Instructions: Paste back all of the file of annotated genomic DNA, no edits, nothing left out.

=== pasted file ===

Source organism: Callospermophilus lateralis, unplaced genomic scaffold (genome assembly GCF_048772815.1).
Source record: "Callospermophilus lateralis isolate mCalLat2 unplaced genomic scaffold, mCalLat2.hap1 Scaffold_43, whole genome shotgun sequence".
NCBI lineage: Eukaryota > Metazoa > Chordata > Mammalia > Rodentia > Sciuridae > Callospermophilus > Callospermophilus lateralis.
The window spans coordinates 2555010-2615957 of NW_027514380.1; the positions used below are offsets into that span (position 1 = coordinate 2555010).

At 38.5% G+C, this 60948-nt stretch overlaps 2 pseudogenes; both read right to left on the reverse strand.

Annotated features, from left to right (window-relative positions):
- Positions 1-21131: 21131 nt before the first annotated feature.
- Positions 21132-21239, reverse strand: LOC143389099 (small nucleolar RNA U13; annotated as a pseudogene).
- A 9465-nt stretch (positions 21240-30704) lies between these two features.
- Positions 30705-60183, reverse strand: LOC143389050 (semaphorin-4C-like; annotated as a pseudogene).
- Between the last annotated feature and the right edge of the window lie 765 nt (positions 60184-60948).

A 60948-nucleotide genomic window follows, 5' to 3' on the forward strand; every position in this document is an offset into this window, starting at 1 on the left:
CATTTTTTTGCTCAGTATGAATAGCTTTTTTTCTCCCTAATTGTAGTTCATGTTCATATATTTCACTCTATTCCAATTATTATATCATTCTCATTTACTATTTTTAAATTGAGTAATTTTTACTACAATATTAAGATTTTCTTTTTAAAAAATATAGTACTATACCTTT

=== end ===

Source organism: Callospermophilus lateralis, unplaced genomic scaffold (genome assembly GCF_048772815.1).
Source record: "Callospermophilus lateralis isolate mCalLat2 unplaced genomic scaffold, mCalLat2.hap1 Scaffold_43, whole genome shotgun sequence".
NCBI lineage: Eukaryota > Metazoa > Chordata > Mammalia > Rodentia > Sciuridae > Callospermophilus > Callospermophilus lateralis.
The window spans coordinates 2555010-2615957 of NW_027514380.1; the positions used below are offsets into that span (position 1 = coordinate 2555010).

At 38.5% G+C, this 60948-nt stretch overlaps 2 pseudogenes; both read right to left on the reverse strand.

Annotated features, from left to right (window-relative positions):
- Positions 1-21131: 21131 nt before the first annotated feature.
- Positions 21132-21239, reverse strand: LOC143389099 (small nucleolar RNA U13; annotated as a pseudogene).
- A 9465-nt stretch (positions 21240-30704) lies between these two features.
- Positions 30705-60183, reverse strand: LOC143389050 (semaphorin-4C-like; annotated as a pseudogene).
- Between the last annotated feature and the right edge of the window lie 765 nt (positions 60184-60948).

A 60948-nucleotide genomic window follows, 5' to 3' on the forward strand; every position in this document is an offset into this window, starting at 1 on the left:
CATTTTTTTGCTCAGTATGAATAGCTTTTTTTCTCCCTAATTGTAGTTCATGTTCATATATTTCACTCTATTCCAATTATTATATCATTCTCATTTACTATTTTTAAATTGAGTAATTTTTACTACAATATTAAGATTTTCTTTTTAAAAAATATAGTACTATACCTTT